Béla Lugosi: The Man Behind The Cape promises fans of the beloved actor new insights, anecdotes, perspective and more.
Béla is perhaps best known for his role in Universal’s Dracula (1931) which kicked off the Universal Monster era. He appeared in other Universal classics. He also appeared in a host of other stage and screen roles.
Written following extensive research and interviews by journalist and Lugosi expert Robert Cremer, the book features 700 photographs, including many rare or never-before-seen family photos, letters, documents and historical artifacts curated by Lynne Lugosi Sparks of the Lugosi Family Archives, many of which have never before been published.
The book, to be published by Clover Press, also features an all-new foreword by Béla Lugosi, Jr. and an afterword by noted Lugosi historian Dr. Gary Rhodes.
It’s being crowd funded via this Kickstarter.
Among the interviews conducted are those with Lillian Lugosi Donlevy, Lugosi’s wife of 20 years, plus some of the actor’s closest Hungarian relatives and friends.
From humble beginnings in Hungary, the book traces Béla’s his political activism and provides details of his transatlantic crossing to America which had harrowing moments.
The book also promises to explore reasons for Béla’s decline into B-movie productions in Gower Gulch in the 1950s. In that realm, extensive interviews with Edward D. Wood, Jr. help reveal “heretofore unknown background on Béla’s involvement in the filming of the cult classics Glen or Glenda, Bride of the Monster and Plan 9 from Outer Space.”
Cremer recently fielded a few questions from Wicked Horror and provided a few additional notes and other morsels of what to expect in the book.
WH: Béla is a magnificent screen presence, beloved among fans, but his life certainly had sad aspects and downturns. Did you find you were writing a tragedy as you tackled this project?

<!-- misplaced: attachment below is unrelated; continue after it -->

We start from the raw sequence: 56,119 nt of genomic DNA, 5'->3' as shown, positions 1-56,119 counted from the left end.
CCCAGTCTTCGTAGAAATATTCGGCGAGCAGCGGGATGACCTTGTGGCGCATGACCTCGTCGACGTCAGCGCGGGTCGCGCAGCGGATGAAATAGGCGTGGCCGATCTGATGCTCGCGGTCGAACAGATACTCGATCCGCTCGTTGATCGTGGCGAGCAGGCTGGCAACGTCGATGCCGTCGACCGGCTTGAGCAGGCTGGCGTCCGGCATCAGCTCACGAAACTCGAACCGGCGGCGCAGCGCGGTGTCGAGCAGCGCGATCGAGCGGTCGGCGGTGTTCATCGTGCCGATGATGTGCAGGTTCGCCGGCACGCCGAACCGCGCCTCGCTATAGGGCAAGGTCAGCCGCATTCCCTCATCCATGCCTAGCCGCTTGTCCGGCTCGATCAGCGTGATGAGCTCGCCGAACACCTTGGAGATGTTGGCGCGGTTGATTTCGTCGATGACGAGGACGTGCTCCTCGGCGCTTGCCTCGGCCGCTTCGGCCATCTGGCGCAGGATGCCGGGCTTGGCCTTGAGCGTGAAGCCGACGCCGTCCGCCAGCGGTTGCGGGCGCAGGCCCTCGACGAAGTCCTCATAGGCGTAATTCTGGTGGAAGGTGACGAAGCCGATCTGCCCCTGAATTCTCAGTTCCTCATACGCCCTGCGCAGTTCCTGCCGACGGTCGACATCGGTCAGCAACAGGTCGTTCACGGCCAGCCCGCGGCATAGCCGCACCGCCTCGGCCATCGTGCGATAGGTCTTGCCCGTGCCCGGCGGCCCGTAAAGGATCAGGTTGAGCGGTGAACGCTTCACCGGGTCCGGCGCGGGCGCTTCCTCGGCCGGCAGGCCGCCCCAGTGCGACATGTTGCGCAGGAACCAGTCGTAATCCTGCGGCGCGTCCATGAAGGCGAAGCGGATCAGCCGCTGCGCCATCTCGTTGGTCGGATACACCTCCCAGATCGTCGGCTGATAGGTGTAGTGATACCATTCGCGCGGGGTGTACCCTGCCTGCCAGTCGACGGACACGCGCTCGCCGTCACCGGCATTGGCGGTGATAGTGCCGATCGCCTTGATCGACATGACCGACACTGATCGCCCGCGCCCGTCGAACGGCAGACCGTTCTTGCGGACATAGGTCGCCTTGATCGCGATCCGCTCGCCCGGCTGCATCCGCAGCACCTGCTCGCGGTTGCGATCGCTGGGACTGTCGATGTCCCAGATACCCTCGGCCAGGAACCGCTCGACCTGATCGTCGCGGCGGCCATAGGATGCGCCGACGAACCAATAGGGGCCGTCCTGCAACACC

Robert Cremer: Fans are all too well aware of the downturns in Béla’s career, but they may not fully understand the causes for his decline. Béla’s obsession for perfection in his craft, which began as a young boy in Lugos, where he saw theater performances and began producing his own plays in a vacant warehouse near his home, paved the way for both triumph and tragedy later. The book details for the first time, precisely how Béla’s uncompromising artistic standards brought him to the pinnacle of Hollywood stardom as Count Dracula and Ygor, but later left him in Gower Gulch appearing in B-movies ‒ a man dependent on methadon and alcohol, but determined to make a comeback at the age of 70.
Although these downturns are sad indeed, Béla’s story has a moral ‒ and an inspiring one at that. He never compromised his principles in his personal life or professional career, regardless of the price. He paid a dear price more than once for his convictions. These are all highlighted in the book through exclusive interviews with those who experienced these downturns with him. For example, he sacrificed wife, family and country to establish a trade union for actors in Hungary to prevent them from being exploited by theater and studio management. In spite of the price he paid for his commitment, he became involved in the founding of the Screen Actors Guild in Hollywood for the very same reason. He volunteered for military service in Hungary at the outbreak of WWI, although actors were exempt from the army, in order to serve his country. The price he ultimately paid for his patriotism was a dependence on drugs later due to war injuries. Later, he was forced to use drugs to alleviate severe pains from those war injuries in order not to disappoint his audiences with interruptions or cancellations of performances.
At the outset of my research, I was certain that I would be writing a tragic story about a very great actor; however, as I spent more and more time with Lillian, Béla’s wife of 20 years, his relatives and closest friends (many of whom knew him in Budapest), my sadness turned to admiration. Exclusive interviews with those who knew him intimately revealed the man behind the cape to me. His incredibly dramatic and inspiring personal story amazed me and made it clear that Béla’s story was unique in every respect.
On the note of perspective on tragedy Cremer noted Lynne Lugosi Sparks had this to say about the book: “I never met my grandfather, as he passed before I was born, so Robert Cremer’s book is for me and my siblings and our children, a history of our family’s patriarch. One of the most touching parts of this book is the honest way Bela’s life is documented to reveal successes and happy times woven into the times of hardship, times of fortitude, and a lifetime of hard work. Many consider my grandfather’s life to have been tragic, but the tragic moments do not define his entire life or career. I feel this book will illuminate readers with Béla Lugosi’s dramatic life experiences, details of his prolific professional career, and will reveal a multifaceted human being – and they will finish the book with a new appreciation for the man who was a Hollywood star and has become a cultural icon as Dracula.”